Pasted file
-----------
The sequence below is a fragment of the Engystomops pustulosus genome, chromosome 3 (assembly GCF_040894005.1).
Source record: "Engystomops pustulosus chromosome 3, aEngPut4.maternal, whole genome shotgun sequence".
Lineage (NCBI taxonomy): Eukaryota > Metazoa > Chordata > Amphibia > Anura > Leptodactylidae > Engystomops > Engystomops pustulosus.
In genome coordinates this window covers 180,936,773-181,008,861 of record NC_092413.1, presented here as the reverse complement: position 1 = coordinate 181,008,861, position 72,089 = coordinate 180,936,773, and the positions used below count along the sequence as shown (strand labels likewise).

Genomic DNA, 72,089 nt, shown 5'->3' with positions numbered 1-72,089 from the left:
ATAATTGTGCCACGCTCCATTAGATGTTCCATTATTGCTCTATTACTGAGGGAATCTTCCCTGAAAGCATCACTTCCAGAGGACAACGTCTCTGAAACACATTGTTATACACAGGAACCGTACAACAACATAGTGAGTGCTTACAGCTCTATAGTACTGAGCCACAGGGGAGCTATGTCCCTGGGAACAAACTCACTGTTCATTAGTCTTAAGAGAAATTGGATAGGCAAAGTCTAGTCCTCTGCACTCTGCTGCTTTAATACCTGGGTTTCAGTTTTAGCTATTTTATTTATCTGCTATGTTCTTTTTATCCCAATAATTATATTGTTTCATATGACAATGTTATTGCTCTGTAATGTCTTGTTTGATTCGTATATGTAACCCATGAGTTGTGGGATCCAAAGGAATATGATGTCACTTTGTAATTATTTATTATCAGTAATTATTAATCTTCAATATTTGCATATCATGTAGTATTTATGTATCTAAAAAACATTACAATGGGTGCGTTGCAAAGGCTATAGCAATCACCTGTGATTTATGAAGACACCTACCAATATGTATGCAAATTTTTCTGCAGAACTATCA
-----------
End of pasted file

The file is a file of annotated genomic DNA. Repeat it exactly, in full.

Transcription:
The sequence below is a fragment of the Engystomops pustulosus genome, chromosome 3 (assembly GCF_040894005.1).
Source record: "Engystomops pustulosus chromosome 3, aEngPut4.maternal, whole genome shotgun sequence".
Lineage (NCBI taxonomy): Eukaryota > Metazoa > Chordata > Amphibia > Anura > Leptodactylidae > Engystomops > Engystomops pustulosus.
In genome coordinates this window covers 180,936,773-181,008,861 of record NC_092413.1, presented here as the reverse complement: position 1 = coordinate 181,008,861, position 72,089 = coordinate 180,936,773, and the positions used below count along the sequence as shown (strand labels likewise).

Genomic DNA, 72,089 nt, shown 5'->3' with positions numbered 1-72,089 from the left:
ATAATTGTGCCACGCTCCATTAGATGTTCCATTATTGCTCTATTACTGAGGGAATCTTCCCTGAAAGCATCACTTCCAGAGGACAACGTCTCTGAAACACATTGTTATACACAGGAACCGTACAACAACATAGTGAGTGCTTACAGCTCTATAGTACTGAGCCACAGGGGAGCTATGTCCCTGGGAACAAACTCACTGTTCATTAGTCTTAAGAGAAATTGGATAGGCAAAGTCTAGTCCTCTGCACTCTGCTGCTTTAATACCTGGGTTTCAGTTTTAGCTATTTTATTTATCTGCTATGTTCTTTTTATCCCAATAATTATATTGTTTCATATGACAATGTTATTGCTCTGTAATGTCTTGTTTGATTCGTATATGTAACCCATGAGTTGTGGGATCCAAAGGAATATGATGTCACTTTGTAATTATTTATTATCAGTAATTATTAATCTTCAATATTTGCATATCATGTAGTATTTATGTATCTAAAAAACATTACAATGGGTGCGTTGCAAAGGCTATAGCAATCACCTGTGATTTATGAAGACACCTACCAATATGTATGCAAATTTTTCTGCAGAACTATCA